In a state northeast of Florida, a group of analysts, patient advocates, hospital leaders and government representatives recently gathered to discuss the apparent rise in adverse events that have occurred in certain hospitals. Medical malpractice incidents more than doubled at some of the facilities included in the study between 2012 and 2013. One senator serving on the task force stated that he believes many of the errors were preventable.
A doctor who is acting vice chairman of surgery reported that there is an unspoken rule among medical staff that warns employees never to question the authority of staff members who rank higher than themselves. He said that errors would begin to decrease if a new paradigm were to be instilled that would allow staff to question those above them without fearing retribution. A state public health commissioner, also a physician, stated that it is crucial for hospital staff to freely admit errors so as to open lines of communication and possibly prevent the same errors going forward.
U.S. Senator Chris Murphy of Connecticut, where the medical facilities focused upon in the study are located, reported plans for a new payment system that awards quality care by offering reimbursements to hospitals for good performances. Those present at the recent meeting also listed the need to educate the public and encourage patients to take a proactive stance in their own medical care as another means of potentially preventing medical error. Asking attending physicians or nursing staff if they have washed their hands before being treated was mentioned as an example of proactive interest.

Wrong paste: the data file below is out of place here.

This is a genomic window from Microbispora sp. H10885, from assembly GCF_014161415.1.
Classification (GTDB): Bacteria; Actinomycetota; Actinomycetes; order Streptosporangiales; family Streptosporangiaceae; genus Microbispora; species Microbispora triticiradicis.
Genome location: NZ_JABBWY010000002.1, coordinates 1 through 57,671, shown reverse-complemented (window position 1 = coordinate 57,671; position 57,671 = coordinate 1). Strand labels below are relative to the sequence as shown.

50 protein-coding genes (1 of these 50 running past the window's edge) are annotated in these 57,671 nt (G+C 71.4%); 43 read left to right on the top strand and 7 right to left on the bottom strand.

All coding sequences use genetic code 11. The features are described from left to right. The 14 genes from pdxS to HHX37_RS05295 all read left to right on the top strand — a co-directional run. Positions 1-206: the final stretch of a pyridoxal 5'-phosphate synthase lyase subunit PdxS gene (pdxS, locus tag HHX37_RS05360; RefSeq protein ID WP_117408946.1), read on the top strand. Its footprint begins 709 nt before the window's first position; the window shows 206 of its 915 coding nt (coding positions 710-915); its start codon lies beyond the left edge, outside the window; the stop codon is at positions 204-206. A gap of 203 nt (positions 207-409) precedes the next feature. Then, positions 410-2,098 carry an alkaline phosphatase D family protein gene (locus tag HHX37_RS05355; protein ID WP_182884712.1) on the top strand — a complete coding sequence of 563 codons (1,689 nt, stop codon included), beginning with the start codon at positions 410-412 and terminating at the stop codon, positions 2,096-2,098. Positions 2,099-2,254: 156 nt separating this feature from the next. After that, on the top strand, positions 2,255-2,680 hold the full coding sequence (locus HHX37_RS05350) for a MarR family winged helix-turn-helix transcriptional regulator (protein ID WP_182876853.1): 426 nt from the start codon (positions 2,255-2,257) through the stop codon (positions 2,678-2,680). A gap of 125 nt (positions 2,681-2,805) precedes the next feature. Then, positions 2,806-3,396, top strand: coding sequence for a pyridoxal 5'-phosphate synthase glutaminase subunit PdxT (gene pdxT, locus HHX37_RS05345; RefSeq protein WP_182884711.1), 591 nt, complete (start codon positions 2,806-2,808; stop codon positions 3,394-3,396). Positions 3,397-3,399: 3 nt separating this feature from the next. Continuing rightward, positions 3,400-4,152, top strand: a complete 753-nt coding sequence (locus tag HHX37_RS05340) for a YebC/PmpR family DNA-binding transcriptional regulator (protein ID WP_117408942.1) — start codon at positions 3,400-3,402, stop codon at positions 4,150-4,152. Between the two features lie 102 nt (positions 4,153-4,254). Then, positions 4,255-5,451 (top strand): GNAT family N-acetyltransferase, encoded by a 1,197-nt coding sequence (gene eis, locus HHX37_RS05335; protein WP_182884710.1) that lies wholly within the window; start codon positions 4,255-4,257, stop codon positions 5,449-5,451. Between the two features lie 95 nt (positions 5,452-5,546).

Most hospitals, including those in Florida, have room for improvement with regard to increasing patient safety and decreasing errors that lead to medical malpractice. Unfortunately, it is an ongoing process, and thousands of patients suffer injury, illness and — in worst case scenarios — death because of negligence on the part of medical staff. Florida residents who have suffered under similar circumstances have the right to consult a legal professional with experience in medical malpractice cases in order to consider filing a legal claim in a civil court. A successfully litigated claim could result in a monetary judgment that could help pay for medical expenses and other financial damages brought about by a medical crisis.
Source: nhregister.com, “Errors at Connecticut hospitals doubled in 2013“, Mary E. O’Leary, March 30, 2015